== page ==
This project is an exploration into form and workflows - a combination
of using manual hand skills, computer aided design (CAD), and digital fabrication techniques - to create a sculptural and functional bench made from stacked and carved plywood.
In Part 3 - Fabrication, I'll cover how to cut out, assemble, and carve the full scale bench.
Once the design was modified and finalized, I scaled the mesh model to 1:1, figured out the material thickness, and sliced the parts in 123D Make. I sourced high quality Baltic Birch plywood that is 3/4" thick. The final bench will be 8 feet long and after nesting the parts, it will take 9 sheets of plywood to fabricate. The steps for exporting the 2D layouts is identical to Part 2 above.
- Water jet cut the plywood parts.
- Use a vacuum bag to glue them into sections
- Assemble smaller parts into a single solid form.
- Use handheld grinders to carve it into a smooth surface.
Here at Pier 9, we've got an OMAX 5-axis waterjet. She's a beast - clean cuts through metal, wood, glass, tile, felt, you name it, with a very small kerf, and none of the work-holding problems that come with a rotary cutter - the water jet is by far the most popular tool in the workshop.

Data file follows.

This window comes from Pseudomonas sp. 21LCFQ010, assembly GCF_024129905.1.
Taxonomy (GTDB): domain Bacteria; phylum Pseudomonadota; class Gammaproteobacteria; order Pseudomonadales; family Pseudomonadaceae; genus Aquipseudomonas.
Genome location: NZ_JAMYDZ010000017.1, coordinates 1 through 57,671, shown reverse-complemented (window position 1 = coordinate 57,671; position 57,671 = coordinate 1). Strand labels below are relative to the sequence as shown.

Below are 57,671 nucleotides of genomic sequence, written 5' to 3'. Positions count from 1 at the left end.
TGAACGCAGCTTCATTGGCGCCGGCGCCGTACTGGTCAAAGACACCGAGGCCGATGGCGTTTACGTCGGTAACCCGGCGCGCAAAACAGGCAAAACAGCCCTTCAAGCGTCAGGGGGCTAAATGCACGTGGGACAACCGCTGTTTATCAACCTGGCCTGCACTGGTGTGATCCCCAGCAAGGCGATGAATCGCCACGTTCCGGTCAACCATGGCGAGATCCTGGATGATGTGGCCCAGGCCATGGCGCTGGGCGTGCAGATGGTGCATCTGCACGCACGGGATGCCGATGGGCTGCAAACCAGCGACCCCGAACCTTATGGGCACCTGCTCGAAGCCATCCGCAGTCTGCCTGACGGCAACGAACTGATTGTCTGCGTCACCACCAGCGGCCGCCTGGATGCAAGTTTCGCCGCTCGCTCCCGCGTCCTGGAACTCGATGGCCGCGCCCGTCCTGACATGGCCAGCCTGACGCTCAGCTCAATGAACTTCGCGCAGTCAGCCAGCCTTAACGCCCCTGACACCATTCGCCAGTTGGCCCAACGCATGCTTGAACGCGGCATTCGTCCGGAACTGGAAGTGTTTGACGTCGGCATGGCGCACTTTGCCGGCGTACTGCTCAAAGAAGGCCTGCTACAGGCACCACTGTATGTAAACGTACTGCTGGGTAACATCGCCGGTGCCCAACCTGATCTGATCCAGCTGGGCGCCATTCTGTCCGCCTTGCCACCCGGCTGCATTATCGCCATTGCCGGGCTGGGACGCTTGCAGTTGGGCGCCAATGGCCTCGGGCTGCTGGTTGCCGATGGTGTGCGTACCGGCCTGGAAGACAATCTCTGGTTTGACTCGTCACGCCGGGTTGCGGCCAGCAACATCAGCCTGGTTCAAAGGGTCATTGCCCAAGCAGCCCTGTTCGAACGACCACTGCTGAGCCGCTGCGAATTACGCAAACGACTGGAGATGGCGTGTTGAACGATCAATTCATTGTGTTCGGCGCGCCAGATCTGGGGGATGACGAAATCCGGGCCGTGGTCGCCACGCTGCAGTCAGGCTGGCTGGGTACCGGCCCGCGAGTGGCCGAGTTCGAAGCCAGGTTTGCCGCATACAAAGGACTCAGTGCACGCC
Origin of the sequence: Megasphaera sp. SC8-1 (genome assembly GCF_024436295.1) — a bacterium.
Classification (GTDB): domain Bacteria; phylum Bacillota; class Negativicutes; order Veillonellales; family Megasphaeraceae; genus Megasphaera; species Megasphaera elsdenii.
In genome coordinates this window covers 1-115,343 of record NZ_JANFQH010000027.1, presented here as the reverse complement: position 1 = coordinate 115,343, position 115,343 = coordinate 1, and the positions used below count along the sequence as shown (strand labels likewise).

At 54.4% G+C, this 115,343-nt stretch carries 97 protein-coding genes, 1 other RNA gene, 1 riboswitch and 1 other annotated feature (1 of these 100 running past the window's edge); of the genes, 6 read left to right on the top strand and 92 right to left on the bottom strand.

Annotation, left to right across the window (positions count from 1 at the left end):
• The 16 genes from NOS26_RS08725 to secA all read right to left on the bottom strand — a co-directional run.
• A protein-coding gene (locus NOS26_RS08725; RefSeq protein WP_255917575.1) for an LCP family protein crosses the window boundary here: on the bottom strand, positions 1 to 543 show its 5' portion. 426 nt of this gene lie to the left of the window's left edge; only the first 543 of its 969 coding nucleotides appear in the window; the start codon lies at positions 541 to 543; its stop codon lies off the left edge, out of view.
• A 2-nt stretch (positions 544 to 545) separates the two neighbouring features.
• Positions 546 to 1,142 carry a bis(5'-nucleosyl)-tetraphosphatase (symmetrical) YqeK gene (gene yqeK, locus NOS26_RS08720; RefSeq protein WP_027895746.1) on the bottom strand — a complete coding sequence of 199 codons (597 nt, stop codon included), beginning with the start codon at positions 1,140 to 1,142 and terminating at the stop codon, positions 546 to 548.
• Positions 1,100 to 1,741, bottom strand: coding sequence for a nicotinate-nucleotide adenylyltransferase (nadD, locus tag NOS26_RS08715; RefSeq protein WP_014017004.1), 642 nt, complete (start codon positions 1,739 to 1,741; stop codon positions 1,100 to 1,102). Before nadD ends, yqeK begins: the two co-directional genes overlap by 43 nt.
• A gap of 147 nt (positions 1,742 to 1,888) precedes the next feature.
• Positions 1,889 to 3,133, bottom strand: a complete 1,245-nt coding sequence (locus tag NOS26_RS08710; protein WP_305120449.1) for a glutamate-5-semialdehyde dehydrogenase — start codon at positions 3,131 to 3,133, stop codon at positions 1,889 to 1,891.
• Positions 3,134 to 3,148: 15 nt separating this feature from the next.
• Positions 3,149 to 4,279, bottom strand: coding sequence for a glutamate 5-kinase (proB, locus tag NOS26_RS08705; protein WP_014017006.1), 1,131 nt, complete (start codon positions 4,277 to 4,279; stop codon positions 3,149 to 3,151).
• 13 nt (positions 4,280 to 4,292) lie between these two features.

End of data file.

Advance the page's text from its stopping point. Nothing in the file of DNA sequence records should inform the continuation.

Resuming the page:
I repeated the steps from slicing and exporting 2D layouts from Part 2, except at full scale, and ended up with 9 full 4' x 8' sheets of parts, which I cut out on the OMAX water jet cutter. These layouts first need to be brought into the OMAX Layout software to create toolpaths in order to run the machine. One must take the 4 hour OMAX orientation class with Martin at Pier 9 to run the machine. For detailed instructions about creating tool paths and running the OMAX, check out Paige's lovely Instructable about how to set up and run the OMAX. Here are a couple tips:
- OMAX Layout software doesn't understand splines, so the 2D layout has to be saved in the earliest version of Illustrator to be imported into OMAX Layout.
- Use Quality setting 5 - faster cuts means your plywood sits in water for less time. The edges don't need to be super clean anyways.
- The Score setting still cuts really deep in plywood, so I deleted all the red labels from the Make layouts, left only the CUT outlines, and just wrote part numbers directly on the parts after they were cut out.